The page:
Ireland High Court Refuses United States Extradition Request for the Wife of Axio Labs Owner
Siobhan Hatton, the ex-wife of the late Axio Labs founder Brian Wainstein, has apparently thwarted United States prosecutors in Tennessee. She will not be extradited to the United States to face anabolic steroid trafficking charges.
The High Court of Ireland has refused to extradite the Irish national citing the mental health of Hatton and the irreparable harm that would befall her daughter should she be extradited. In fact, the High Court has determined that her daughter has already been damaged by the events.
She was later arrested on an international arrest warrant during a family picnic in London in September 2012. She had been incarcerated ever since. She has spent most of the last 6 years in jail fighting extradition to the United States.
Hatton was on the verge of being extradited to the United States after an English court approved the United States request. While temporarily free on a £250,000 cash bail, Hatton fled England for her home country of Ireland on the eve of her extradition. She forfeited the entire bail amount.
Hatton was immediately arrested at a Dublin hospital by the Garda Síochána extradition unit. For the next 3-1/2 years, Hatton languished in an Irish jail pending extradition proceedings. During this time, Hatton was placed on suicide watch on several occasions.
U.S. prosecutors alleged that Hatton was deeply involved in helping Wainstein run the GenXXL and Axio Labs steroid operations. Axio Labs reportedly generated over $8 million in sales between 2004 and 2008.
Hatton always denied the allegations of her involvement in Wainsteins’s illegal enterprise. Hatton insisted that her only crime was being “married to the devil”.
High Court Justice Aileen Donnelly did not based her decision on the merits of the U.S. government’s case against Hatton. Justice Donnelly based her decision on the results of a psychological report. A detailed psychological report is required before extradition proceedings can proceed in Ireland.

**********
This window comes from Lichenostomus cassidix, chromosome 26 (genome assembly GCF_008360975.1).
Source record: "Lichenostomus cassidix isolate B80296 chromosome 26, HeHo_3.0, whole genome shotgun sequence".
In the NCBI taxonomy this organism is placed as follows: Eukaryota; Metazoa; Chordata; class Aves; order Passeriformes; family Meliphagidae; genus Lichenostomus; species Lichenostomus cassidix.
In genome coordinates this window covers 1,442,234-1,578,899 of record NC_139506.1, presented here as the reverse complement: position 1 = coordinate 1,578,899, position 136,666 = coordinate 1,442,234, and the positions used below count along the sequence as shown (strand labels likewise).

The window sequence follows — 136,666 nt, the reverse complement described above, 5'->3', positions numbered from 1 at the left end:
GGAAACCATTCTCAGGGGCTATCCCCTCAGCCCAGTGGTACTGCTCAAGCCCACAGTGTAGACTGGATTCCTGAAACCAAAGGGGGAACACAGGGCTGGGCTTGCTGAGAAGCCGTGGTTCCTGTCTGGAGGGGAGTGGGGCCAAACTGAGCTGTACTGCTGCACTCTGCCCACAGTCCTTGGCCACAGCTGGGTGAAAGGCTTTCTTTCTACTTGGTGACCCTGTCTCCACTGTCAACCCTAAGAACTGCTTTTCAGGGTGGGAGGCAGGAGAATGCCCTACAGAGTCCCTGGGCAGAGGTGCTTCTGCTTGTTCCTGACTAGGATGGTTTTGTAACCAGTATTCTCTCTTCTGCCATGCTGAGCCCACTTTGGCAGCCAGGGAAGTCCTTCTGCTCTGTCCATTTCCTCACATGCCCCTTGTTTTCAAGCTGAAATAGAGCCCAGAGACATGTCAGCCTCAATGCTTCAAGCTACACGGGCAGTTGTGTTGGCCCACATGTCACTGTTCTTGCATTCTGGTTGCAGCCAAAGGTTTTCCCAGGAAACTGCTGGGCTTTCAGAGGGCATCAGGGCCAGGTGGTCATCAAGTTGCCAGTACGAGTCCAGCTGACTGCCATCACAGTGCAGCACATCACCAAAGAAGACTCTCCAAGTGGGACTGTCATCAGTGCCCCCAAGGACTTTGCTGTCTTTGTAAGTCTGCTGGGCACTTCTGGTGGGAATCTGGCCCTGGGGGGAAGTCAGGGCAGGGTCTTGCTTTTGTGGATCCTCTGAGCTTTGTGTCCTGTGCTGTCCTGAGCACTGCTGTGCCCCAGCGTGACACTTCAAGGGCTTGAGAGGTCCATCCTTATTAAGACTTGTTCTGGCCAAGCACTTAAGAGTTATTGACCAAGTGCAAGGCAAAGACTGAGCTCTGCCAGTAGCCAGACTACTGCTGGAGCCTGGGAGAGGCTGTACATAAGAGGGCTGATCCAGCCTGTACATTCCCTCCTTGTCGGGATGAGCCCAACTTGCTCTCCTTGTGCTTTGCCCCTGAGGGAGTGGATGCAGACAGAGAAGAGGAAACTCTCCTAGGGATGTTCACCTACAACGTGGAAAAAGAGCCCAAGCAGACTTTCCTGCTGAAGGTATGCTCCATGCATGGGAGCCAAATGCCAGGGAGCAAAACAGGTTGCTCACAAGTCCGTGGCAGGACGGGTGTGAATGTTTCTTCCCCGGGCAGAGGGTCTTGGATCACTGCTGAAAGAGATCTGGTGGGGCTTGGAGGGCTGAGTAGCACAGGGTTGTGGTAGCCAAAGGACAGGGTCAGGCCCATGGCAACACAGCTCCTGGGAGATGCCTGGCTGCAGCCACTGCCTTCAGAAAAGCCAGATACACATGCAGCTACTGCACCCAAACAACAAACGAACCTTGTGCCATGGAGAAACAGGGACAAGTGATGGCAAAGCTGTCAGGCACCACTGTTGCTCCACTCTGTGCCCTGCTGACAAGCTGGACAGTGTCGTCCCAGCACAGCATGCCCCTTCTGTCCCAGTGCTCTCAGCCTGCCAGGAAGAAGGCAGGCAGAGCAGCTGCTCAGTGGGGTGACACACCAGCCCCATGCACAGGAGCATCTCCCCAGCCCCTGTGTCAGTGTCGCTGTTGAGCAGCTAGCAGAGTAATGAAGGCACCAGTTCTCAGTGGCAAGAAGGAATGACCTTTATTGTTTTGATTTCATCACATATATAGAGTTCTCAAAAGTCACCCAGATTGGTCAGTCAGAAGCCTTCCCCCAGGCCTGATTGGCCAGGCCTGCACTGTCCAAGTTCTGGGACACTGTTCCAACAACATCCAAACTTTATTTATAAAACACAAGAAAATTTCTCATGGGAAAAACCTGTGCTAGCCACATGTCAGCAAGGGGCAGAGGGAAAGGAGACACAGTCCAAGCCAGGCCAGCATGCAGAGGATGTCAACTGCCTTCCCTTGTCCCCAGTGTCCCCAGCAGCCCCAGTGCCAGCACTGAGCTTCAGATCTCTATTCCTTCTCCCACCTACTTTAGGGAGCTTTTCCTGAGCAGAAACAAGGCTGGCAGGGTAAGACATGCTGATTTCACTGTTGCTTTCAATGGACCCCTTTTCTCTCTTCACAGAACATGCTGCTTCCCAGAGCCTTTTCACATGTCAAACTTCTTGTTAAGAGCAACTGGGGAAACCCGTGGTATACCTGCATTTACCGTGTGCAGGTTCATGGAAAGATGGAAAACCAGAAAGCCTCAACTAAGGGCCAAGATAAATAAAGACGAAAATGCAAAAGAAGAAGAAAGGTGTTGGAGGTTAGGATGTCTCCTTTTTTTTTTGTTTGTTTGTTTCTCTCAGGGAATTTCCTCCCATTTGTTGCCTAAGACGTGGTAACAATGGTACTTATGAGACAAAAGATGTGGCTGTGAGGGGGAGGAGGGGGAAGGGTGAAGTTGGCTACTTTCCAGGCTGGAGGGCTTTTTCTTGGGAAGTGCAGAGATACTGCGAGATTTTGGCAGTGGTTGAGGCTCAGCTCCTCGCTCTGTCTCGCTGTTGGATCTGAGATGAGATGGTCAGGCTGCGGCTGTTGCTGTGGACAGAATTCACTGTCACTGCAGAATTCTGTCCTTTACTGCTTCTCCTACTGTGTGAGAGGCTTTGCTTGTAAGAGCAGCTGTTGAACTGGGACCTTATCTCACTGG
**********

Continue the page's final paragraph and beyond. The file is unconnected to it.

Hatton’s psychological reported painted a picture of a suicidal woman operating in a diminished capacity due to her lengthy incarceration and extended separation from her daughter. Hatton’s only recent contact with her daughter was by phone. In addition to depression, Hatton was diagnosed with an eating disorder after she started restricting her food intake.
Justice Donnelly ruled that there were “powerful, persuasive family and personal factors” which made extradition an unacceptable option. In order to prevent further injury to the mother and child, Donnelly blocked the extradition request.
The United States prosecutors have now failed to extradite their two primary suspects in the Axio Labs case. Brian Wainstein and Siobhan Hatton were both arrested in countries with long-standing extradition treaties with the United States. Neither suspect will ever be tried on American soil.
Wainstein’s extradition from South Africa was expected to be imminent. But U.S. law enforcement officials never got their hands on him. Prior to the conclusion of the South African extradition proceedings, Wainstein was murdered in a gangland dispute in August 2017.
Hatton and Wainstein were the last two pending cases in the Axio Labs prosecution. Wainstein’s death and Hatton’s blocked extradition effectively put an end to the Axio Labs case.
Phelan, S. (October 26, 2018). Extradition of Irish steroid smuggling suspect is blocked. Retrieved from independent.ie/irish-news/courts/extradition-of-irish-steroid-smuggling-suspect-is-blocked-37460514.html